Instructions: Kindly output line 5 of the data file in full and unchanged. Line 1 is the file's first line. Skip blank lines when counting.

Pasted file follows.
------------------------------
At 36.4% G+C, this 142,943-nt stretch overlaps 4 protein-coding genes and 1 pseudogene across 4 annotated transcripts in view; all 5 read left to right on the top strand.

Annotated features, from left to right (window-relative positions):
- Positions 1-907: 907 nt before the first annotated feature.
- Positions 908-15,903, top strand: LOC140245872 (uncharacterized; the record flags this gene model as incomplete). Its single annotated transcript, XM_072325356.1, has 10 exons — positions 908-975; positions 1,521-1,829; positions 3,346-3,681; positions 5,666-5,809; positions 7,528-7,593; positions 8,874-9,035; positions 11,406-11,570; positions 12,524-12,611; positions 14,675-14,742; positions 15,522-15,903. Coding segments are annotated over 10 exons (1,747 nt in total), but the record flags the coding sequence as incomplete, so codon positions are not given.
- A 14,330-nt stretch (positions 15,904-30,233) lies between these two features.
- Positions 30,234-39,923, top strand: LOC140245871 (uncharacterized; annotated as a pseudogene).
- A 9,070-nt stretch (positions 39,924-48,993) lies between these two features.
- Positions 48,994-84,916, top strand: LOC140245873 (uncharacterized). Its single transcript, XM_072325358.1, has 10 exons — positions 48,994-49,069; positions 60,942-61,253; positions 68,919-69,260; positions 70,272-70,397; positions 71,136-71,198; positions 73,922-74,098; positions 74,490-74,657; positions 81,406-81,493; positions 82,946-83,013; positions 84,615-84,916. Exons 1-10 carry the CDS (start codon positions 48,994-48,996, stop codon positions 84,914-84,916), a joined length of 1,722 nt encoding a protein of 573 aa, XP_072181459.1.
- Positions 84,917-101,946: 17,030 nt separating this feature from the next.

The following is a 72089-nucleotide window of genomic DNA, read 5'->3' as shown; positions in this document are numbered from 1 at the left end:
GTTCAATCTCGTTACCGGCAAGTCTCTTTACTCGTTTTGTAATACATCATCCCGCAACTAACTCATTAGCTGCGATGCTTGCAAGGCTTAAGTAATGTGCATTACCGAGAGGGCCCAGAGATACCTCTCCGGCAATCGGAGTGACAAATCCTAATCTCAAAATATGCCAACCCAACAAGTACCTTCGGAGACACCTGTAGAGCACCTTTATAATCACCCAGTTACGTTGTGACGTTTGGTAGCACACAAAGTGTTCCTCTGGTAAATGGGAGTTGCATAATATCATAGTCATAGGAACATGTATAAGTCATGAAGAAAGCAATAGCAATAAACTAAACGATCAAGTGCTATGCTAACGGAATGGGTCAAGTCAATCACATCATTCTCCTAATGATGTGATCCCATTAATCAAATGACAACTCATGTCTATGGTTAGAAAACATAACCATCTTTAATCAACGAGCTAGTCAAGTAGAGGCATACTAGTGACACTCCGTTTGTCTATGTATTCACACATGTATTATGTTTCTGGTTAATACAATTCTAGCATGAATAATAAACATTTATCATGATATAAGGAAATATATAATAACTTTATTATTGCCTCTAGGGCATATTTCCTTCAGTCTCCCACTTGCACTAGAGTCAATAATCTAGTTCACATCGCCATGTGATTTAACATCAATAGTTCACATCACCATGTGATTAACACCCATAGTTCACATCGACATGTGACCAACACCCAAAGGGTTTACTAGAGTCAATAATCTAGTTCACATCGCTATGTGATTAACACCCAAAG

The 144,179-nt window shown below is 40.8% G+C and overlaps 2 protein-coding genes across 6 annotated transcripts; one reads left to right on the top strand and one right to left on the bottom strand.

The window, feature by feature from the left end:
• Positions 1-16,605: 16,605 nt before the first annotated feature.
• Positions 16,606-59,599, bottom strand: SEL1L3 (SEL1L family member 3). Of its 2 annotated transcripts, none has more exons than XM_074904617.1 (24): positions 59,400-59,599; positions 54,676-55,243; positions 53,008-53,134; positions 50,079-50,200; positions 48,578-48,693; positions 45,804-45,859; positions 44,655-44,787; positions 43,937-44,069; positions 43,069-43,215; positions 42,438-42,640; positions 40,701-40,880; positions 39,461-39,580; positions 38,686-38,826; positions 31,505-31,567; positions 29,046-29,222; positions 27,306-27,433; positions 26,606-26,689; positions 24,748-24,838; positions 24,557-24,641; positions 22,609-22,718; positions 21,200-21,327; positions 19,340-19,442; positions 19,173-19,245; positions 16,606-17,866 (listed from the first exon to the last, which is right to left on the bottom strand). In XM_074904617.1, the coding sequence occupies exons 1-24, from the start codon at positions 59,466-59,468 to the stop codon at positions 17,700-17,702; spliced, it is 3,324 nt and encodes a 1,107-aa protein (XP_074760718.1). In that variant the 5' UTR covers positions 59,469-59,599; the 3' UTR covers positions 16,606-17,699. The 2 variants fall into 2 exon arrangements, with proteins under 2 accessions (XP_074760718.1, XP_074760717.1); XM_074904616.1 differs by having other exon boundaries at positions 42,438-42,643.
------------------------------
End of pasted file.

- A 14,330-nt stretch (positions 15,904-30,233) lies between these two features.